Definition of syntax in English:

syntax

noun

  • 1The arrangement of words and phrases to create well-formed sentences in a language.

    ‘the syntax of English’
    • ‘He divides his students into groups and gives them one semester to create their own language - complete with its own syntax and lexicon.’
    • ‘Avoid translating prompts word for word because syntax and common word usage vary widely among languages.’
    • ‘I suspect that the error is due to the differing difficulty of the syntax of the two sentences.’
    • ‘They worked their way through many features of language, from words to syntax to speech, that they argued show signs of adaptation in humans specifically for language.’
    • ‘Opting for an unusually loose, appositional syntax which strings together phrases or clauses that come at a phenomenon from different angles, he manages to give a sensuous concreteness to abstract concepts.’
    • ‘To get facility with Italian as a third language, you would need only to grasp minor changes in word forms and syntax.’
    • ‘The other thing that they're learning about is syntax, phrase boundaries and clause boundaries.’
    • ‘Additionally, he is criticized for overuse of complex words and syntax.’
    • ‘Try to imagine a world without language; a world where words, grammar and syntax suddenly become meaningless.’
    • ‘The meaning of a word varies when syntax is arranged differently.’
    • ‘The word choice and syntax are mine, the allusions part of my mental framework.’
    • ‘The background may not merely enable the reasonable man to choose between the possible meaning of words which are ambiguous but even to conclude that the parties must, for whatever reasons, have used the wrong words or syntax.’
    • ‘He spent eight years teaching high school Latin, which perhaps explains the purity of his syntax and word choices.’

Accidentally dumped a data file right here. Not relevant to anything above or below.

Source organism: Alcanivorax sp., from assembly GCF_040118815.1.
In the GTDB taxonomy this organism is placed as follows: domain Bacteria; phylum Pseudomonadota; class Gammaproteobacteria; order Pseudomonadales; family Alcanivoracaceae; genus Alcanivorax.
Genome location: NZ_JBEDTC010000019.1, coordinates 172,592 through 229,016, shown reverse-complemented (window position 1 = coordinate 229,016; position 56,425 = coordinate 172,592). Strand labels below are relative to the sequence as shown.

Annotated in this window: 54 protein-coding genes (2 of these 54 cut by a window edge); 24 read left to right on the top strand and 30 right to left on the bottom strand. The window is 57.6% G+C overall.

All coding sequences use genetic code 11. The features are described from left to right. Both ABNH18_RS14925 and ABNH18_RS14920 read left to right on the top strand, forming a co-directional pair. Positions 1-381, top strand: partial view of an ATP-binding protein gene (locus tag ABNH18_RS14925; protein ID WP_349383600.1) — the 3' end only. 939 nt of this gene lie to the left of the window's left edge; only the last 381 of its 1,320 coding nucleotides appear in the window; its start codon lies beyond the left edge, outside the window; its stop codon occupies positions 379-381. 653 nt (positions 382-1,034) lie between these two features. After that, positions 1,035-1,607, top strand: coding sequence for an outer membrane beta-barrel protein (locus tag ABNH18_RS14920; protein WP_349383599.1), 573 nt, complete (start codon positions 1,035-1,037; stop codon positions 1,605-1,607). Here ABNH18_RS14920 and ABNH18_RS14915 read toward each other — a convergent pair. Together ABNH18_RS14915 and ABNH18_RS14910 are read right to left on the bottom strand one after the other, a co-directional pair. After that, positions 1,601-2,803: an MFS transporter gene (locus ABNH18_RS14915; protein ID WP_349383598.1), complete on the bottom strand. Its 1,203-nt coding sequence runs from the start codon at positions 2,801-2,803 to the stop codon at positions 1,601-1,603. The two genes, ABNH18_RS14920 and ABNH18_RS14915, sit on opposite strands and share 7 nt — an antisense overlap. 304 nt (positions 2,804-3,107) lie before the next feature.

• ‘Beneath the surface grinds the invisible machinery of grammar, language, syntax and rhetoric, the gears of making meaning, the hardware of the trade.’
    • ‘It comes as a surprise to most beginners in contemporary mainstream linguistics when they find that, instead, the central component of language is presented as syntax.’
    • ‘Thus, as we each make meaning out of language, we do far more than compute an interpretation deriving from the interaction of syntax and word meaning.’
    • ‘Of course, this tiny ‘language,’ consisting of one-word sentences, has no syntax.’
    • ‘This at least seems true in the limited sense that all human tribes, classes and even professions instinctively create their own vocabularies, phrases and even syntax.’
    • ‘What is the point of syntax if we drop word order entirely?’
    • ‘It appears to be the case that no language has its word order or anything about its syntax determined by facts of pronunciation.’
    1. 1.1 A set of rules for or an analysis of this.
      ‘generative syntax’
    2. 1.2 The branch of linguistics that deals with this.
      • ‘The chapters that follow deal with vocabulary, syntax, onomastics, phonology, English grammar and usage and, finally, literary language.’
      • ‘The word is borrowed by analogy from the terminology of linguistic syntax.’
      • ‘It's too bad that (as far as I know) linguists who study syntax, semantics and pragmatics have not been involved in this enterprise to any significant extent.’

Origin

Late 16th century: from French syntaxe, or via late Latin from Greek suntaxis, from sun- together + tassein arrange.

Pronunciation:

syntax

/ˈsinˌtaks/